‘One of the penalties for refusing to participate in politics is that you end up being governed by your inferiors’, remarks Plato in Book I of The Republic – and that was in fifth-century Athens, the cradle of democracy, political freedom and western culture. One feels that his diagnosis of the present miasma of dysfunction, corruption and post-modernistic nihilism at the heart of Greek governance may have elaborated on that aphorism somewhat.
Indeed, the headline of an article in today’s Guardian by the recently arrested journalist Kostas Vaxevanis makes a similar point. In publishing the names of over 2,000 wealthy Greeks alleged to have Swiss bank accounts, Vaxevanis attracted censure from authorities who seem more concerned with the prosecution of journalists than with suspected tax dodgers and money launderers. The standoff coincides with a strike due to start today over the suspension of two popular television presenters after they criticized a government official, in what together amounts to a significant assault on freedom of expression by a political class who appear to either comprise or be in thrall to the moneyed elite.
Dimitris Trimis, head of the Athens Newspaper Editors Union, asserted that the present crisis was unprecedented. ‘This is a matter of democracy,’ Trimis said. ‘The government feels insecure. The only way it feels it can convince society of its policies is to try to manipulate the media through coercion.
‘This is true of both state television and in the private sector of the media where there has been a large number of lost jobs and wage cuts and so it has become easier to manipulate in the interests of the government and the economic elite.’
The list, published by Vaxevanis’s magazine Hot Doc, was originally supplied to the Greek government in 2010 by the then French finance minister Christine Lagarde (now head of the International Monetary Fund) which went ignored before it was later leaked. Vaxevanis can take solace from the widespread publicity and support his case has engendered subsequent to his arrest; a crowd of 250 people, mostly journalists, attended his court appearance, and the trial has received widespread international comment and condemnation. However the episode is resolved, it represents yet another retrograde step in a country that is coming apart at the seams; yet another chapter to add to those recently headed ‘sovereign debt crisis’, ‘mass civil unrest’ and ‘rise of the neo-Nazis’.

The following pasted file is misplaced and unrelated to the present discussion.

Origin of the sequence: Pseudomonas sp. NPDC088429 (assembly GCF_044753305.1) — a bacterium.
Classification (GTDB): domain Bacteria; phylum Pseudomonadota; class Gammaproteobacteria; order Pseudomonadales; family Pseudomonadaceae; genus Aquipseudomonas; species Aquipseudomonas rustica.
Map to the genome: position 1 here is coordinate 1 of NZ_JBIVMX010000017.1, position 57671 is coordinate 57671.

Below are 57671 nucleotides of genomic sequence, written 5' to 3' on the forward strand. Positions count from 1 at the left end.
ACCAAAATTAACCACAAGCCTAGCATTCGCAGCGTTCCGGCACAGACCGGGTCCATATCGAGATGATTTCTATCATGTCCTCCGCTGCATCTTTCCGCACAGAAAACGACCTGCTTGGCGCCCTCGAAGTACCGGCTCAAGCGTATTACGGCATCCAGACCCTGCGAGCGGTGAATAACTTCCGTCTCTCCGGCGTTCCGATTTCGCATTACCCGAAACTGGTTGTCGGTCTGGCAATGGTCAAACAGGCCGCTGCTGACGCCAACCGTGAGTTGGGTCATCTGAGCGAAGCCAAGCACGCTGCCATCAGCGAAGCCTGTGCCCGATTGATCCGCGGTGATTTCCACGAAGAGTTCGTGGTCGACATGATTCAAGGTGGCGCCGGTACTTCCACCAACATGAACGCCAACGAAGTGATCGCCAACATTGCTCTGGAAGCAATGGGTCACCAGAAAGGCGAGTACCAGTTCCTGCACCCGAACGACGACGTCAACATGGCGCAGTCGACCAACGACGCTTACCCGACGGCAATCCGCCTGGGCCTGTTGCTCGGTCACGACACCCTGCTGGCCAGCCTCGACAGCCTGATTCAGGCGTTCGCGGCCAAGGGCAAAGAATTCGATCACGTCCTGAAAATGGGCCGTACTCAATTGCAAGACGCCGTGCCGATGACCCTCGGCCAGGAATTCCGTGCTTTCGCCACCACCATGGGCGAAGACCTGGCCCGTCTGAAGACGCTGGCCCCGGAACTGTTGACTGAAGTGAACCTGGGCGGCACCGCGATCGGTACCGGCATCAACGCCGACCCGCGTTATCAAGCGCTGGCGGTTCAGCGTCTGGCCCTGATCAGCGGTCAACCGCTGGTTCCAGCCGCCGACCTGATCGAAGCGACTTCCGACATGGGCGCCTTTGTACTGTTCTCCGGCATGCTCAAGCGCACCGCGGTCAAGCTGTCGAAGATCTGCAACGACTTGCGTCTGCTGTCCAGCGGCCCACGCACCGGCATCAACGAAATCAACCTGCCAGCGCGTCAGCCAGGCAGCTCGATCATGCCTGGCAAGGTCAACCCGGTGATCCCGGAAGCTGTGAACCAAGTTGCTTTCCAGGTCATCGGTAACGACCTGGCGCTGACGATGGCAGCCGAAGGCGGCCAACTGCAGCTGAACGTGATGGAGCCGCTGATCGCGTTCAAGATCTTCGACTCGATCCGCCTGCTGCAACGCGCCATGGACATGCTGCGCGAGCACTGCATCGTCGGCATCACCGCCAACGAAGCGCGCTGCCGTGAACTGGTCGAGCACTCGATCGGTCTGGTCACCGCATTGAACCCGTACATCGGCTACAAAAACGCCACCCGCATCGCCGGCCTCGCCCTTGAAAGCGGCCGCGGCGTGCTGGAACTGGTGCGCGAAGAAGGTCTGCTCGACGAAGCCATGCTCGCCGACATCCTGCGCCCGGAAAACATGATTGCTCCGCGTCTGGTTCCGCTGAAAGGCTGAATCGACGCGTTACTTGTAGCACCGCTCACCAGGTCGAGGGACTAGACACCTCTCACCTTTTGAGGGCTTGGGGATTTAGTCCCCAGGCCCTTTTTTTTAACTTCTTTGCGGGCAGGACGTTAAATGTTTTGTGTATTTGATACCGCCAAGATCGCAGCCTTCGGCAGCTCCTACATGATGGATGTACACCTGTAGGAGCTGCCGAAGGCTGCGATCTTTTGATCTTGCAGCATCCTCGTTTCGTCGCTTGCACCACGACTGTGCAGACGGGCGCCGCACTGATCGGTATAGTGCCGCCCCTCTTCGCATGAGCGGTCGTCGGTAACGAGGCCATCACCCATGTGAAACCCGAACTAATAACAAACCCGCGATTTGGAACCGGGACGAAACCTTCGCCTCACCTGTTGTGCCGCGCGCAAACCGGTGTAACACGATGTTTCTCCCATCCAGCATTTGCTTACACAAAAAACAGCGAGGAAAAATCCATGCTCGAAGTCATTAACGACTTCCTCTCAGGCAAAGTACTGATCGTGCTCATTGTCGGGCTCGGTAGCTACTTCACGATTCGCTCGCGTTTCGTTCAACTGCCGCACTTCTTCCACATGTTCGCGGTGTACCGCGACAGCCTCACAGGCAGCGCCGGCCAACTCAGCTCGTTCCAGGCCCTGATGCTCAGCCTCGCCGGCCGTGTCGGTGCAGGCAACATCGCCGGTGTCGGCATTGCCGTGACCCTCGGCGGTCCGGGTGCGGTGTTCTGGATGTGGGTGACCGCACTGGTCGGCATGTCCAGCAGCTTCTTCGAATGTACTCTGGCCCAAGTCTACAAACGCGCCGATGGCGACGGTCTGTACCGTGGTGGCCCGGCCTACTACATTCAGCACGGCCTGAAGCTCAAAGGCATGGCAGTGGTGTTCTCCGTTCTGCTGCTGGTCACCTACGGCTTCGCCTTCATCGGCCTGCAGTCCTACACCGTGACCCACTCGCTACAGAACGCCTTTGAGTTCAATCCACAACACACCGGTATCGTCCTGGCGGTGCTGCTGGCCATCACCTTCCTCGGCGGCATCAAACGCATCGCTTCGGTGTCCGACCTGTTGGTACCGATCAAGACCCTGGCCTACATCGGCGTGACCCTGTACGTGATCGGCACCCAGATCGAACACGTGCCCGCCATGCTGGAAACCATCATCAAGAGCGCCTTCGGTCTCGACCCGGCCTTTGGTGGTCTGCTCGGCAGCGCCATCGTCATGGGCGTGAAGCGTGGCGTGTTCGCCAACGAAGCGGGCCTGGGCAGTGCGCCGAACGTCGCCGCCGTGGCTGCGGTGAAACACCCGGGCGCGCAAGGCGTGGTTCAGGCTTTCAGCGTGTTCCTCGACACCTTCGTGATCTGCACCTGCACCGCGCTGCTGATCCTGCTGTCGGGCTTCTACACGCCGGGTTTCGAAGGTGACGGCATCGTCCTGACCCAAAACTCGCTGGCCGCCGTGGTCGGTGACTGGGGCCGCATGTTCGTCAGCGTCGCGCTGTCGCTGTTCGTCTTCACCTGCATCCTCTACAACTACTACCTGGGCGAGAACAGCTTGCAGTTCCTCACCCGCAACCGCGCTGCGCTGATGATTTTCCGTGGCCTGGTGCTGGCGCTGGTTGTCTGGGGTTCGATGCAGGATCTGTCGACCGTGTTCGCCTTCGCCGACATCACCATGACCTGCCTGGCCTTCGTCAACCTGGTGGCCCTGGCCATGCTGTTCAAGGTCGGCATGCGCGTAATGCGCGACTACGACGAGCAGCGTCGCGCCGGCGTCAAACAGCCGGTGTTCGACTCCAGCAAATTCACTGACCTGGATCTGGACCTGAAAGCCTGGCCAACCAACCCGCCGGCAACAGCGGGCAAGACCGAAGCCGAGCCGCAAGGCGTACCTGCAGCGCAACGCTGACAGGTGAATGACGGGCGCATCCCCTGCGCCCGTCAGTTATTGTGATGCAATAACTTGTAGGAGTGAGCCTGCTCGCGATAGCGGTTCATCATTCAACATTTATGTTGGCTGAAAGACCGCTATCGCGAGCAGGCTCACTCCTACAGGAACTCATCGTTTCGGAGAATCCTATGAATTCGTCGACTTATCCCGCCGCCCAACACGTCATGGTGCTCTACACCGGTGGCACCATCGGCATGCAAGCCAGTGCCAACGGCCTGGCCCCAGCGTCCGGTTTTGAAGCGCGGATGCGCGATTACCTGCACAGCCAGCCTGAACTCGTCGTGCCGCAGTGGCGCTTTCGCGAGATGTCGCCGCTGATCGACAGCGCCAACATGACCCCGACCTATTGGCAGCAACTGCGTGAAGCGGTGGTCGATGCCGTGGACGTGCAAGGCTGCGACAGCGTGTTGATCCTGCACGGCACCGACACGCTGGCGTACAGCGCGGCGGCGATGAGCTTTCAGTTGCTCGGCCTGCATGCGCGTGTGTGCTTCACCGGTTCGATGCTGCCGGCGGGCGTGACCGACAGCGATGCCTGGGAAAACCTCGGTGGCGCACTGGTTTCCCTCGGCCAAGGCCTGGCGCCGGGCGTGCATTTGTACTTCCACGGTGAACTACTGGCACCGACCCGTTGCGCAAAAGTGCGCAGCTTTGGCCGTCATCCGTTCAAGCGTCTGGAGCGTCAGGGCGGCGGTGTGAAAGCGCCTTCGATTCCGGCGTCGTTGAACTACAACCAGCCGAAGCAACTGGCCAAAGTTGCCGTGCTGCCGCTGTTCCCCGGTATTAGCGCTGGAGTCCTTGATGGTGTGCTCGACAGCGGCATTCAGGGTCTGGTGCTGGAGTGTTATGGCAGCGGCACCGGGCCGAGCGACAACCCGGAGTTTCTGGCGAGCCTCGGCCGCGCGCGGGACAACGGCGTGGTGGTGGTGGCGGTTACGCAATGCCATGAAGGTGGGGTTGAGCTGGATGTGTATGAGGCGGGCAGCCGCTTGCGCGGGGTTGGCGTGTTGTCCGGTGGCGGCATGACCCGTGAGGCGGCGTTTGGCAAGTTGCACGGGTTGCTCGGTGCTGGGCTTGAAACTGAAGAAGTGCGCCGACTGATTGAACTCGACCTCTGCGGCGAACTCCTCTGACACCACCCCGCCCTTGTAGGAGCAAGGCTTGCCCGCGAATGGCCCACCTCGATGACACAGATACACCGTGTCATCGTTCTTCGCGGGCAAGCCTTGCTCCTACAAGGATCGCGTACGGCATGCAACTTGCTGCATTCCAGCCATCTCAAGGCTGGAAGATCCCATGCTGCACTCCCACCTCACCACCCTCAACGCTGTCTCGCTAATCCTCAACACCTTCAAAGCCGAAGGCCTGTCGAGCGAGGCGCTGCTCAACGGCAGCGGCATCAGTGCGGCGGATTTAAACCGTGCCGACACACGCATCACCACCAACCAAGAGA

‘I was doing my job in the name of the public interest,' Vaxevanis is quoted as saying. ‘Journalism is revealing the truth when everyone else is trying to hide it.’ In consciously or not appropriating Orwell’s famous definition of journalism – ‘Journalism is printing what someone else does not want printed: everything else is public relations’ – he both sets the benchmark high and forecasts a long and treacherous road ahead. George Papaconstantinou, the former finance minister in office at the time the list first came to light, has since added that this particular document signals merely the ‘tip of the iceberg’ in terms of Greek tax evasion. Investigative journalism, it would seem, has plenty of dark alleys to explore, and Greece's ruling class must not be allowed to obstruct their elucidation.